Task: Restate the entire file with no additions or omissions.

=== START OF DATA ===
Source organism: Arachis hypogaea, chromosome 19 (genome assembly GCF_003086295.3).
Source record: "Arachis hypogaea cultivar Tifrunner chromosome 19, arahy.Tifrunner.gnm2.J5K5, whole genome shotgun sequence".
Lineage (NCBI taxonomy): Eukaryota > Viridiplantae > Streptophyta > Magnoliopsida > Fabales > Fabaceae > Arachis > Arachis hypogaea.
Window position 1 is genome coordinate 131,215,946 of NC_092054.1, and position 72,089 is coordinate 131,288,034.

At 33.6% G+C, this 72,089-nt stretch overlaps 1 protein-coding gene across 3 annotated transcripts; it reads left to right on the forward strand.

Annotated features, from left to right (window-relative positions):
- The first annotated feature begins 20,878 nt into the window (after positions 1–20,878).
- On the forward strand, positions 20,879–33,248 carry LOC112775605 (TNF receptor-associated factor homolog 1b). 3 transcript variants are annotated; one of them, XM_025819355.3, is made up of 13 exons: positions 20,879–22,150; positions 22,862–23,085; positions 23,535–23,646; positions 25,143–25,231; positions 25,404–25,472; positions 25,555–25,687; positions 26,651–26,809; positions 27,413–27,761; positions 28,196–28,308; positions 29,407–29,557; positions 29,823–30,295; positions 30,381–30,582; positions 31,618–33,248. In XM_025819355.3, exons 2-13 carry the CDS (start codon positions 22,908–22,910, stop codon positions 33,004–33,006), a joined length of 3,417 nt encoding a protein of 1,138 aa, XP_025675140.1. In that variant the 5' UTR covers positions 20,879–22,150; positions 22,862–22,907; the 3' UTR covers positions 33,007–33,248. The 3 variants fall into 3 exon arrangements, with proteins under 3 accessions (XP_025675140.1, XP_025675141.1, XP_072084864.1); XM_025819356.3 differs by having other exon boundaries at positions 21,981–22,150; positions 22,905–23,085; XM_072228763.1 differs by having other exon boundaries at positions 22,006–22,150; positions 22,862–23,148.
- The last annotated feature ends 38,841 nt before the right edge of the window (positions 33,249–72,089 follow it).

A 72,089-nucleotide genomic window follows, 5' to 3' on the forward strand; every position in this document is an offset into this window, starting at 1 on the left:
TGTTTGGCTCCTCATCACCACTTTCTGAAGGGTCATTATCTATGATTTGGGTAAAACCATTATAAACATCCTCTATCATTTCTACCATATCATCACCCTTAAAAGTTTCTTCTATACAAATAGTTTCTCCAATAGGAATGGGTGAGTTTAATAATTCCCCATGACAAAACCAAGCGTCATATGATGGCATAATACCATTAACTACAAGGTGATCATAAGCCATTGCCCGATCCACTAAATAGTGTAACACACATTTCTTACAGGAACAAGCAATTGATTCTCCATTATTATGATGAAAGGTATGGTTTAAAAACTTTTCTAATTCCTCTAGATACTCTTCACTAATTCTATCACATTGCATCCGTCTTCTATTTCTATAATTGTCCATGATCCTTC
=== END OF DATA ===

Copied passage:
Source organism: Arachis hypogaea, chromosome 19 (genome assembly GCF_003086295.3).
Source record: "Arachis hypogaea cultivar Tifrunner chromosome 19, arahy.Tifrunner.gnm2.J5K5, whole genome shotgun sequence".
Lineage (NCBI taxonomy): Eukaryota > Viridiplantae > Streptophyta > Magnoliopsida > Fabales > Fabaceae > Arachis > Arachis hypogaea.
Window position 1 is genome coordinate 131,215,946 of NC_092054.1, and position 72,089 is coordinate 131,288,034.

At 33.6% G+C, this 72,089-nt stretch overlaps 1 protein-coding gene across 3 annotated transcripts; it reads left to right on the forward strand.

Annotated features, from left to right (window-relative positions):
- The first annotated feature begins 20,878 nt into the window (after positions 1–20,878).
- On the forward strand, positions 20,879–33,248 carry LOC112775605 (TNF receptor-associated factor homolog 1b). 3 transcript variants are annotated; one of them, XM_025819355.3, is made up of 13 exons: positions 20,879–22,150; positions 22,862–23,085; positions 23,535–23,646; positions 25,143–25,231; positions 25,404–25,472; positions 25,555–25,687; positions 26,651–26,809; positions 27,413–27,761; positions 28,196–28,308; positions 29,407–29,557; positions 29,823–30,295; positions 30,381–30,582; positions 31,618–33,248. In XM_025819355.3, exons 2-13 carry the CDS (start codon positions 22,908–22,910, stop codon positions 33,004–33,006), a joined length of 3,417 nt encoding a protein of 1,138 aa, XP_025675140.1. In that variant the 5' UTR covers positions 20,879–22,150; positions 22,862–22,907; the 3' UTR covers positions 33,007–33,248. The 3 variants fall into 3 exon arrangements, with proteins under 3 accessions (XP_025675140.1, XP_025675141.1, XP_072084864.1); XM_025819356.3 differs by having other exon boundaries at positions 21,981–22,150; positions 22,905–23,085; XM_072228763.1 differs by having other exon boundaries at positions 22,006–22,150; positions 22,862–23,148.
- The last annotated feature ends 38,841 nt before the right edge of the window (positions 33,249–72,089 follow it).

A 72,089-nucleotide genomic window follows, 5' to 3' on the forward strand; every position in this document is an offset into this window, starting at 1 on the left:
TGTTTGGCTCCTCATCACCACTTTCTGAAGGGTCATTATCTATGATTTGGGTAAAACCATTATAAACATCCTCTATCATTTCTACCATATCATCACCCTTAAAAGTTTCTTCTATACAAATAGTTTCTCCAATAGGAATGGGTGAGTTTAATAATTCCCCATGACAAAACCAAGCGTCATATGATGGCATAATACCATTAACTACAAGGTGATCATAAGCCATTGCCCGATCCACTAAATAGTGTAACACACATTTCTTACAGGAACAAGCAATTGATTCTCCATTATTATGATGAAAGGTATGGTTTAAAAACTTTTCTAATTCCTCTAGATACTCTTCACTAATTCTATCACATTGCATCCGTCTTCTATTTCTATAATTGTCCATGATCCTTC